What about your comment of charging at off peak times? Kind of shoots that off peak charging theory. $12 per day x 6 days a week x 10 employees= over $3000 per month. That is one less person. Now I am a small business imagine a company that has 5,000 employees on site per day needing to charge. Do you know what the expense would be just to wire up and have enough capacity to charge that many cars? You are talking hundreds of thousands of dollars just for the infrastructure that you say is in place.
We will have a network of fueling locations that will start in College Station, followed by DFW area, then working our way in all directions from there at 100 to 150 mile radius.
Executives from General Motors Corp. and Toyota Motor cast doubts yesterday about the viability of hydrogen fuel cells for mass-market production in the near term, reports The Wall Street Journal. The executives said electric cars will be a better way to cut emissions and improve fuel efficiency. Speaking at the Geneva auto show, GM Vice Chairman Bob Lutz told reporters that advances in lithium-ion batteries will enable electric cars to drive up to 300 miles without recharging, making them more attractive to the mass market. He added that fuel cells are too expensive for mainstream use.from:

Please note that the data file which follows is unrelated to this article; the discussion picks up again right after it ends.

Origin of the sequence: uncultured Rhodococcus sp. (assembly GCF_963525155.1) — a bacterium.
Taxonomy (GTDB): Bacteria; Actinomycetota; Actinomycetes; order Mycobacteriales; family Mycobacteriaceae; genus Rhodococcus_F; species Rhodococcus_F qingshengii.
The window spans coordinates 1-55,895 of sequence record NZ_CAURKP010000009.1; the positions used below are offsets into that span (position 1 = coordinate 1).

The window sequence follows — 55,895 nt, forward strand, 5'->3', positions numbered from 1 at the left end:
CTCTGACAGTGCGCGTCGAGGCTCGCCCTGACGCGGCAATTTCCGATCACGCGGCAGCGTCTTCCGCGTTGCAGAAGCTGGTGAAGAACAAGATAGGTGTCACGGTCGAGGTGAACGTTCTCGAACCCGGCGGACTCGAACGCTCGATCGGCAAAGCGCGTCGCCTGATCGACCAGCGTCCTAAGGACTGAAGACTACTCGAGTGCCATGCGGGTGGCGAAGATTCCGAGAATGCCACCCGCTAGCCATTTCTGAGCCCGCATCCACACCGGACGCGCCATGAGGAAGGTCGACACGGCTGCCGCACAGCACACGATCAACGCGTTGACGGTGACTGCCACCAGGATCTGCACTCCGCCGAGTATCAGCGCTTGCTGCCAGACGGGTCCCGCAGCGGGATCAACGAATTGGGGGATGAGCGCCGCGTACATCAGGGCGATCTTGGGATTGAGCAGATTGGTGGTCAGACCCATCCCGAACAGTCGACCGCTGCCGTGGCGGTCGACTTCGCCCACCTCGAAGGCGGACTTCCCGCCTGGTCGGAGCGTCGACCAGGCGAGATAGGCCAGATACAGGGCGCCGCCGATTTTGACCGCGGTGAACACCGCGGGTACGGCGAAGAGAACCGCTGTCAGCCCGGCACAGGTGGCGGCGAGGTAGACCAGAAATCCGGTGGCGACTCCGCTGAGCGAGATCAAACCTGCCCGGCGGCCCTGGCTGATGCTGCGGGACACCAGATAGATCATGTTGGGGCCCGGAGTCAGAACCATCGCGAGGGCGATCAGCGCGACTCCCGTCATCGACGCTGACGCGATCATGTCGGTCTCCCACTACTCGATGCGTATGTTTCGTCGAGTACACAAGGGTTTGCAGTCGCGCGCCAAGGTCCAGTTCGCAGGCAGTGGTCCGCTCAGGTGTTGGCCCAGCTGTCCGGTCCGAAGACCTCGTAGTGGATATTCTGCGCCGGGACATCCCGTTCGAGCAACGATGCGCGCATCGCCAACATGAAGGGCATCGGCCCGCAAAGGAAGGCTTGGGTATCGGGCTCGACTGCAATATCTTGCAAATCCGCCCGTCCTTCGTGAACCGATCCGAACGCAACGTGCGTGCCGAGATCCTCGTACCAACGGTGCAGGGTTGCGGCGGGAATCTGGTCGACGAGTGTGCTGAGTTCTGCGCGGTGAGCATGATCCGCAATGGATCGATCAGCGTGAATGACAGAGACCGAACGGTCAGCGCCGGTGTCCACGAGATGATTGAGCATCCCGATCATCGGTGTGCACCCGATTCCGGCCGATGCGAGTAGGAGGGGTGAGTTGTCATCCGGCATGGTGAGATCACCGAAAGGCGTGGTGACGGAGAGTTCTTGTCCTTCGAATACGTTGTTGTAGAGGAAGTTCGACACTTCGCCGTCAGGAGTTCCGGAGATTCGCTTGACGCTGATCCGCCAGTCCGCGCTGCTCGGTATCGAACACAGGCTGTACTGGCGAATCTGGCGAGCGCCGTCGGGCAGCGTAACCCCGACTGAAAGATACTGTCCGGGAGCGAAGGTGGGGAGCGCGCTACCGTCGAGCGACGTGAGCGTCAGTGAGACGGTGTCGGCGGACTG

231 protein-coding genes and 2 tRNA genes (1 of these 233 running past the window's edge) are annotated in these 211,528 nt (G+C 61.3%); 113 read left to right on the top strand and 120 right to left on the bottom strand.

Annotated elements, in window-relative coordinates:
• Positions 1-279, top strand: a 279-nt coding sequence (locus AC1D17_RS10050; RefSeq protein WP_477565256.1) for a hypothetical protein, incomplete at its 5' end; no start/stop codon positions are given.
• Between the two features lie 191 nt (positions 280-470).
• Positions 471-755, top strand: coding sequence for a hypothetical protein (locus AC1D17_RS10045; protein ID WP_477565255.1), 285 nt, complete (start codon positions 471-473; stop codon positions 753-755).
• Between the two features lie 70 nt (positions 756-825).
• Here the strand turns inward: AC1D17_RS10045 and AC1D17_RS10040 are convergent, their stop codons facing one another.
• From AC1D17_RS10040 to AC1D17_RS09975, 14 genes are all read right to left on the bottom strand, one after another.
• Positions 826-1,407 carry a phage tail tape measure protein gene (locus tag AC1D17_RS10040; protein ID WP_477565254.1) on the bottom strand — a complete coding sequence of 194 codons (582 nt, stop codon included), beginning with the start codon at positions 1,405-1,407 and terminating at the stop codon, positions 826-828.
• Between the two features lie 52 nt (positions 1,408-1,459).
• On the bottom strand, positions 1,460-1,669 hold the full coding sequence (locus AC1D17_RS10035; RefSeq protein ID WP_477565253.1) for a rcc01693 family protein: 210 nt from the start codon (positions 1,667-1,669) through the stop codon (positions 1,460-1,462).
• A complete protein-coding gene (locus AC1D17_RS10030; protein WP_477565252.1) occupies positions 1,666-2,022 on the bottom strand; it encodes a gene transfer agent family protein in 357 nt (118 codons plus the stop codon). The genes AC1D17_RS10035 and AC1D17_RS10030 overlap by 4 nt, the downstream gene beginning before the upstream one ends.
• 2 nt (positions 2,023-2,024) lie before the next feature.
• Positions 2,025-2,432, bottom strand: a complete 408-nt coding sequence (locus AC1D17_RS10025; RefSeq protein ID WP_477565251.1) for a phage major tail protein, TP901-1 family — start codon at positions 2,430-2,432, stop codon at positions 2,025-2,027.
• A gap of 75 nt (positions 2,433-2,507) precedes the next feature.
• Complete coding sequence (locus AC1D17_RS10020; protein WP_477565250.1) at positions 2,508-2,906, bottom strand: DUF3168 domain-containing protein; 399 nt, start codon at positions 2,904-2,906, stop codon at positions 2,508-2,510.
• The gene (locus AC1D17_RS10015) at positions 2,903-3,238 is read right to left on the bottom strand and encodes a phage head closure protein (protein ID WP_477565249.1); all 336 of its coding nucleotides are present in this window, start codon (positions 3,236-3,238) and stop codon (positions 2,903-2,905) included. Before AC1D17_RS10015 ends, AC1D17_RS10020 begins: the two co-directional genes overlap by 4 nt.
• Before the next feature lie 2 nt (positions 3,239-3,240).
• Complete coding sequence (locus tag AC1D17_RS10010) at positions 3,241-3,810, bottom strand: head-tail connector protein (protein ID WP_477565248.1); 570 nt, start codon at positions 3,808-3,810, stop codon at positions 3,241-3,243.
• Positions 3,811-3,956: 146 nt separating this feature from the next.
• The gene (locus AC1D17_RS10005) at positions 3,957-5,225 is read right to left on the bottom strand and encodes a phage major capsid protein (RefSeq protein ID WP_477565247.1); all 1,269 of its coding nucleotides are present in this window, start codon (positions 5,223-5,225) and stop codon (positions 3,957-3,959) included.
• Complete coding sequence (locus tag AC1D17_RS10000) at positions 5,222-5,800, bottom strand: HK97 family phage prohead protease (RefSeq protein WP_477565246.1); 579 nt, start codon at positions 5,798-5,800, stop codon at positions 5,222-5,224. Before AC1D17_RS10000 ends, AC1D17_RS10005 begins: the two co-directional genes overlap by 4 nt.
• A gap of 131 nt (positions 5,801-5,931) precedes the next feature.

"If we get lithium-ion to 300 miles, then you need to ask yourself, Why do you need fuel cells?" Lutz was quoted as saying. "We are nowhere [near] where we need to be on the costs curve" for fuel-cell vehicles.
Separately Toyota President Katsuaki Watanabe echoed the sentiment, saying that costs for fuel cells remain high and the infrastructure needed to distribute hydrogen is not in place.